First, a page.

11. In an apparatus for coating discrete particles while advancing the same along a feed path, in combination, an elongated trough defining said feed path and including a mass of the particles to be coated therein, a helix rotatably disposed within said trough, means for rotating said helix to continuously feed said particles along said trough under controlled humidity conditions, a supply of coating material, means for applying said material to said particle. mass during the advance thereof, and means for increasing the depth of the particle mass as it is fed along said path by a portion of said helix to a level above the flights thereof, to completely submerge the same, and for simultaneously agitating said articles, the agitation of said particles taking place primarily Within the mass of particles beneath the surface level thereof and only incidentally at said level, to thereby uniformly apply said coating material to each of said particles.

12. In an apparatus for coating discrete particles While advancing the same along a feed path, in combination, an elongated trough defining said feed path and including a mass of the particles to be coated therein, a helix having a plurality of flights rotatably disposed within said trough and including a first section and a second section in axial alignment with each other, means for rotating said helix to continuously feed said particles along said trough, a supply of coating material, means for applying said material to the particle mass advancing along said trough, and means including a mixing bar connecting the opposed faces of each pair of adjacent flights in the second section of said helix for increasing the depth of said particle mass as it is fed along said path by said second section to a level above the flights thereof, to completely submerge the same, and for simultaneously agitating said particles, to thereby uniformly apply said coating material to each of said particles.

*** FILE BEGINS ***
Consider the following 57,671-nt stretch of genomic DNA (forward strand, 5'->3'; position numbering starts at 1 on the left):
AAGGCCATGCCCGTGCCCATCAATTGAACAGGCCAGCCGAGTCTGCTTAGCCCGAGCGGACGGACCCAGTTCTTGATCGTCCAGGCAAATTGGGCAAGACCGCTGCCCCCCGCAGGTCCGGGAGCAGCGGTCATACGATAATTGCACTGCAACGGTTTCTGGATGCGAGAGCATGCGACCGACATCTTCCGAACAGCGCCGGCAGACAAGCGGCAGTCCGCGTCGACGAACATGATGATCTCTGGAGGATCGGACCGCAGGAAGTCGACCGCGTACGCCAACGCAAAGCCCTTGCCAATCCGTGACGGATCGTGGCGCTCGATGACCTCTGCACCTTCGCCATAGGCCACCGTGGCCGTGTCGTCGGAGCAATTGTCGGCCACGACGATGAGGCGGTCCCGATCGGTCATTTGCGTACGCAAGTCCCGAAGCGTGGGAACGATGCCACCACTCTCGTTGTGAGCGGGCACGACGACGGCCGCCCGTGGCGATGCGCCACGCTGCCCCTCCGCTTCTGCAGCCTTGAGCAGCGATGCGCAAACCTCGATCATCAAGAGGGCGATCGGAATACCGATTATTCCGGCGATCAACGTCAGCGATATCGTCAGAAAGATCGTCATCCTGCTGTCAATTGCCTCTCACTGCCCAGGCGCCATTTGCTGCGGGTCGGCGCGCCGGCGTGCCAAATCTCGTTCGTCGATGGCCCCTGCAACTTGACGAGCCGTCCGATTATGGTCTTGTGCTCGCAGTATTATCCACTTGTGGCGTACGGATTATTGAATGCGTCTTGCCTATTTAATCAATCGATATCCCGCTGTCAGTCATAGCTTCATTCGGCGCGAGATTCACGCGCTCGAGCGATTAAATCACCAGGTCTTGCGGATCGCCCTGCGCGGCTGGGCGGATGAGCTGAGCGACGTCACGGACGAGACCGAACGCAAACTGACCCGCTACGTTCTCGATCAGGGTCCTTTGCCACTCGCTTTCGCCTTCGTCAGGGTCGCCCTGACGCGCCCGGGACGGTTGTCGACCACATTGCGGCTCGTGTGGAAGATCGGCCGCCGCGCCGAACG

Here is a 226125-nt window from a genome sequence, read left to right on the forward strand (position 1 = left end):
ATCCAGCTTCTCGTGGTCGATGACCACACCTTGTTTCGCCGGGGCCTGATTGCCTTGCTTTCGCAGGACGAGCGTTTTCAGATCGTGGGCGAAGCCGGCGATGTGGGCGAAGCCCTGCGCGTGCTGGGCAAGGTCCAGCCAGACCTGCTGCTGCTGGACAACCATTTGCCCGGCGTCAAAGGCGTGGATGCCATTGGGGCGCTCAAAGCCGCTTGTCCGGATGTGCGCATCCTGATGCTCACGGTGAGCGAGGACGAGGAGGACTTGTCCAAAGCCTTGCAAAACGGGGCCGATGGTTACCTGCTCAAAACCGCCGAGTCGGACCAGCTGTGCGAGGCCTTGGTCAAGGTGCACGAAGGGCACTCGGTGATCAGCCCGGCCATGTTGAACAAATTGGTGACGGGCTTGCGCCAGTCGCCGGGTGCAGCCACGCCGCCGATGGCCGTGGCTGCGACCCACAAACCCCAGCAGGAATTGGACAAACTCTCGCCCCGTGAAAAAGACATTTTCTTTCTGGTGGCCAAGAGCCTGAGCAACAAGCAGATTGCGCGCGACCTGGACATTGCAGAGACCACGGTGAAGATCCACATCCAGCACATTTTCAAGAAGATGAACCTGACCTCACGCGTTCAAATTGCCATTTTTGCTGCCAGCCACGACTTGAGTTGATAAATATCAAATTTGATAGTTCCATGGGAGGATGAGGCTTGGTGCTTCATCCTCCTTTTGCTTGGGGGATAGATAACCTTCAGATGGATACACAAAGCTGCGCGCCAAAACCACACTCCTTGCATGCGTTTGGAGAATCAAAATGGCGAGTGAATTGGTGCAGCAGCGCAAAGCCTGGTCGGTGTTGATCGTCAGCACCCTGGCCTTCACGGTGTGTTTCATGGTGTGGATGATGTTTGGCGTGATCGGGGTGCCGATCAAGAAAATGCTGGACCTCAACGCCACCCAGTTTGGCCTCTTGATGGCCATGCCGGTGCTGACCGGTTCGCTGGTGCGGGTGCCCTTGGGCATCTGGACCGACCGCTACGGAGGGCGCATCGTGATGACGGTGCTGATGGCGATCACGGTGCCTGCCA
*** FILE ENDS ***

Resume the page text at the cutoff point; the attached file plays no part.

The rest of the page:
13. In an apparatus for moisture-proofing glass beads while advancing the same along a feed path, in combination, an elongated, substantially horizontal trough defining said feed path, infeed means for introducing a mass of glass beads into one end of said trough, a helix having a plurality of flights rotatably disposed within said trough and including an infeed section, a second section and an outfeed section positioned along said path in axial alignment with each other, the flights in said infeed and outfeed sections having smooth continuous faces while the flights in said second section each having a plurality of openings therein so as to provide a discontinuous face, means for rotating said helix to continuously feed said beads along said trough, a supply of silicone material, an aqueous activator solution for said material, means for applying said activator solution to said beads at a first point along said path as they are advanced by said second section of said helix, means for thereafter applying said silicone ma terial to said heads at a subsequent point along said path as they are advanced by said second helix section, means including a series of paddles extending from each of said openings and a mixing bar connecting the opposed faces of each pair of adjacent flights in said second section for reducing the rate of movement of said beads along said path as they are advanced by said second section, to raise the surface level of the mass of beads above the flights in said second section and thereby completely submerge the same, said paddles and said mixing bars simultaneously agitating said beads to uniformly apply said silicone material thereto and render said particles resistant to moisture, and means for varying the distance along said second section between said first point and said subsequent point in accordance with changes in atmospheric humidity, to similarly vary the time between the application of said activator solution to said beads and the application of said silicone material thereto.

1 In an apparatus for coating discrete particles while advancing the same along a feed path, in combination, an elongated trough defining said feed path, infeed means for introducing a mass of the particles to be coated into one end of said trough, a helix having a plurality of flights rotatably disposed within said trough and including a first section and a second section in axial alignment with each other, means for rotating said helix to continuously feed said particles along said trough, a supply of coating material, means for applying said material to the particle mass advancing along said trough, and means for raising said particle mass as it is advanced along said path by the second section of said helix to a level above the flights thereof, to completely submerge the same, and for simultaneously agitating said particles, to thereby uniformly apply said coating material thereto,

16 said last mentioned means including paddle means extending from each of the flights in said second helix section and a mixing bar connecting the opposed faces of each pair of adjacent flights in said second section.